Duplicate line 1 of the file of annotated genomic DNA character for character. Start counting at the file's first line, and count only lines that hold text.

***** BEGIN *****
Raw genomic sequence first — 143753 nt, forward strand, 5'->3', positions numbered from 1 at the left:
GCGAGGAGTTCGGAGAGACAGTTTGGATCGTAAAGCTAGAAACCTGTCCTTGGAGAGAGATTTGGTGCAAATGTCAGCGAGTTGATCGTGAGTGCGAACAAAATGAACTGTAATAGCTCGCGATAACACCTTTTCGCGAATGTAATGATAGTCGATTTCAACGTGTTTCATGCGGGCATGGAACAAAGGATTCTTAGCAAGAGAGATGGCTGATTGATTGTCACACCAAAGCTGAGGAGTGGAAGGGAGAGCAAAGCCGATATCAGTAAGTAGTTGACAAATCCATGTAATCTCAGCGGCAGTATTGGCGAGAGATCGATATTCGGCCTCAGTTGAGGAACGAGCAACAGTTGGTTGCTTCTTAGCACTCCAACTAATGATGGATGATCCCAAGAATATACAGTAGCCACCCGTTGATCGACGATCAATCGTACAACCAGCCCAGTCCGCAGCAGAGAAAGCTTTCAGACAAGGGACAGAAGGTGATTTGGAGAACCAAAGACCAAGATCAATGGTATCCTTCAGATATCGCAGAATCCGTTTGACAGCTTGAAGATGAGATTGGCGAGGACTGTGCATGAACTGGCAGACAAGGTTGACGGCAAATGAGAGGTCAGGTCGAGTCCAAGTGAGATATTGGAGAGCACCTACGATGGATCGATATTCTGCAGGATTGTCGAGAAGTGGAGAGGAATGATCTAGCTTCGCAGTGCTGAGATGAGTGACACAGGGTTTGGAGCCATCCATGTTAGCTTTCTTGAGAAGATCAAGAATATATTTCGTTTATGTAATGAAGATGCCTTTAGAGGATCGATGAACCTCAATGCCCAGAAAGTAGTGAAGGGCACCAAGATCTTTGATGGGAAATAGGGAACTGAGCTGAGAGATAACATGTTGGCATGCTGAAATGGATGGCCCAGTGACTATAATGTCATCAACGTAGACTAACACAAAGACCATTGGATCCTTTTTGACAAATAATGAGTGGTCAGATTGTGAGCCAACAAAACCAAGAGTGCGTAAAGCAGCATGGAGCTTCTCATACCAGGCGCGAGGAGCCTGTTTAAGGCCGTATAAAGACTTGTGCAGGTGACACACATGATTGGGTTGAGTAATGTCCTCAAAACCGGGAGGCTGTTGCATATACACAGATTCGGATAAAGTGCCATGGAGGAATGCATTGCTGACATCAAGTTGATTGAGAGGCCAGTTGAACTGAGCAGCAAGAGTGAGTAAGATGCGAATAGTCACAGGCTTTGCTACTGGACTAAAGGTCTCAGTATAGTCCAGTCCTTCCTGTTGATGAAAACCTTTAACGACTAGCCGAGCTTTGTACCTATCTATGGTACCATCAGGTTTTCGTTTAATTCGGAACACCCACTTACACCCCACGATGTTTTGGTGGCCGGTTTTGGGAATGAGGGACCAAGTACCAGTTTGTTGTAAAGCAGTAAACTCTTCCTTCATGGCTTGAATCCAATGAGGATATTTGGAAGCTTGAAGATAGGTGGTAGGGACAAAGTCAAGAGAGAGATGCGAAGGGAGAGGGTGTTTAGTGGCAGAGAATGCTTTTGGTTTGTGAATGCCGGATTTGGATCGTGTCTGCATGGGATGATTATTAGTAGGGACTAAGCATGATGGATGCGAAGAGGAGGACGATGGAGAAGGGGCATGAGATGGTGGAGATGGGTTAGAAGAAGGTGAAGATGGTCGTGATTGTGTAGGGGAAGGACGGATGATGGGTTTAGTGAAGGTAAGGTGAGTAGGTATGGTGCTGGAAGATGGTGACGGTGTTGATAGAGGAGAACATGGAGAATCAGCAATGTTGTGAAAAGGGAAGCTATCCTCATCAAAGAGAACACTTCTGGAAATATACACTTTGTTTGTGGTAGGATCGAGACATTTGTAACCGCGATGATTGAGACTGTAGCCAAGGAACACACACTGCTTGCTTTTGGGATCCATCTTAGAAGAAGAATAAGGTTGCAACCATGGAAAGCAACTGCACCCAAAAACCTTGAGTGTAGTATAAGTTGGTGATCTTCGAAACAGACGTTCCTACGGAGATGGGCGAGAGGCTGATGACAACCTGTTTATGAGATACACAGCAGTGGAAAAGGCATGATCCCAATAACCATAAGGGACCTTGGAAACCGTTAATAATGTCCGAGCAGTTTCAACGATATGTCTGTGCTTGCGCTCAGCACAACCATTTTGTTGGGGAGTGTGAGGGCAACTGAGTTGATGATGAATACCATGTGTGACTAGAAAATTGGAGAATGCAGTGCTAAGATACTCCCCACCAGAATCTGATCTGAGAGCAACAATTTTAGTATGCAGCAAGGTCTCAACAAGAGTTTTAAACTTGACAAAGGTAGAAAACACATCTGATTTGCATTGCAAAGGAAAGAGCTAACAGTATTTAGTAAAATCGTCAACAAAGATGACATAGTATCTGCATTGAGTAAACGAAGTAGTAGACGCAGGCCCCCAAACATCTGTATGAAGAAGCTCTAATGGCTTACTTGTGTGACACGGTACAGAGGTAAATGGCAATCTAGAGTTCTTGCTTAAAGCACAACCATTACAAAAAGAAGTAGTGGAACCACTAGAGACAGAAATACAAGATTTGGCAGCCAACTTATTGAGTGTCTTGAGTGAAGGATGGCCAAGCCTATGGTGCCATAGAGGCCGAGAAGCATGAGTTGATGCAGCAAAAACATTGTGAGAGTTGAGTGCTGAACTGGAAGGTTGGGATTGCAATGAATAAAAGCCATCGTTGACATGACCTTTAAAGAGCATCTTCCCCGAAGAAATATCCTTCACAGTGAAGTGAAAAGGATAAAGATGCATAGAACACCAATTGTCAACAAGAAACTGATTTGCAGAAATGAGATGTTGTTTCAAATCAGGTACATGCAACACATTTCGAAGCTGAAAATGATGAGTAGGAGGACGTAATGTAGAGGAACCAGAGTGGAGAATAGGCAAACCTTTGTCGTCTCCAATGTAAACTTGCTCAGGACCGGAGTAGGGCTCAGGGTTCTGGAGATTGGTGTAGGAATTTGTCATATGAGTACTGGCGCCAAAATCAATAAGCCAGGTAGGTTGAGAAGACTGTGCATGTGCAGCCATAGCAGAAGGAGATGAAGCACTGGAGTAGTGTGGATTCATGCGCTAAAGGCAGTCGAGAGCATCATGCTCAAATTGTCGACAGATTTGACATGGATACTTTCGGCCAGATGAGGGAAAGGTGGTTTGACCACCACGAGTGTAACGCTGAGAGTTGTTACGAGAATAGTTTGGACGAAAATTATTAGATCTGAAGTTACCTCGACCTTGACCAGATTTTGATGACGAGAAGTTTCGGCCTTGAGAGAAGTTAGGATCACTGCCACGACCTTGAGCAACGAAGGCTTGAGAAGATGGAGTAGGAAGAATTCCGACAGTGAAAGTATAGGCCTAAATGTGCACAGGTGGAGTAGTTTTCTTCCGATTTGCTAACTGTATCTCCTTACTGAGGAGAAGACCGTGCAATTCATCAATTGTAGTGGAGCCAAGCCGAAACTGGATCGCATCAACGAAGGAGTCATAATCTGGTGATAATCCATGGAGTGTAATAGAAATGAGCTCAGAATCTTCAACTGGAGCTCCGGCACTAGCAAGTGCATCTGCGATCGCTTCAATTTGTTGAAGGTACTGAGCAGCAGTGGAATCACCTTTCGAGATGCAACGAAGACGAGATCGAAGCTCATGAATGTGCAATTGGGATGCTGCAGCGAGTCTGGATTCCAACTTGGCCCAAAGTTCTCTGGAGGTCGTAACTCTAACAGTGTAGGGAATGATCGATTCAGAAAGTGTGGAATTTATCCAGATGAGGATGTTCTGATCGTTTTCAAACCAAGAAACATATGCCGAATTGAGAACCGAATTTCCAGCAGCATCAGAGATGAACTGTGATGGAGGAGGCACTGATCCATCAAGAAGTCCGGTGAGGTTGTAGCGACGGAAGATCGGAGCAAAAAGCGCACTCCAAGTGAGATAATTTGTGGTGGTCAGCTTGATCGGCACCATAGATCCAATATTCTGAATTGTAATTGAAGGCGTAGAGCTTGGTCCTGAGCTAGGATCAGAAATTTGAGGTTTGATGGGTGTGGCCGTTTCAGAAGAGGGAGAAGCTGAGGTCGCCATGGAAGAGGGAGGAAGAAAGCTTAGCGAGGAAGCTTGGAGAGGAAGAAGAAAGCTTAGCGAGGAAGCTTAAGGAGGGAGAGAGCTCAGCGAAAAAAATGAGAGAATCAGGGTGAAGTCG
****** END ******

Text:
Raw genomic sequence first — 143753 nt, forward strand, 5'->3', positions numbered from 1 at the left: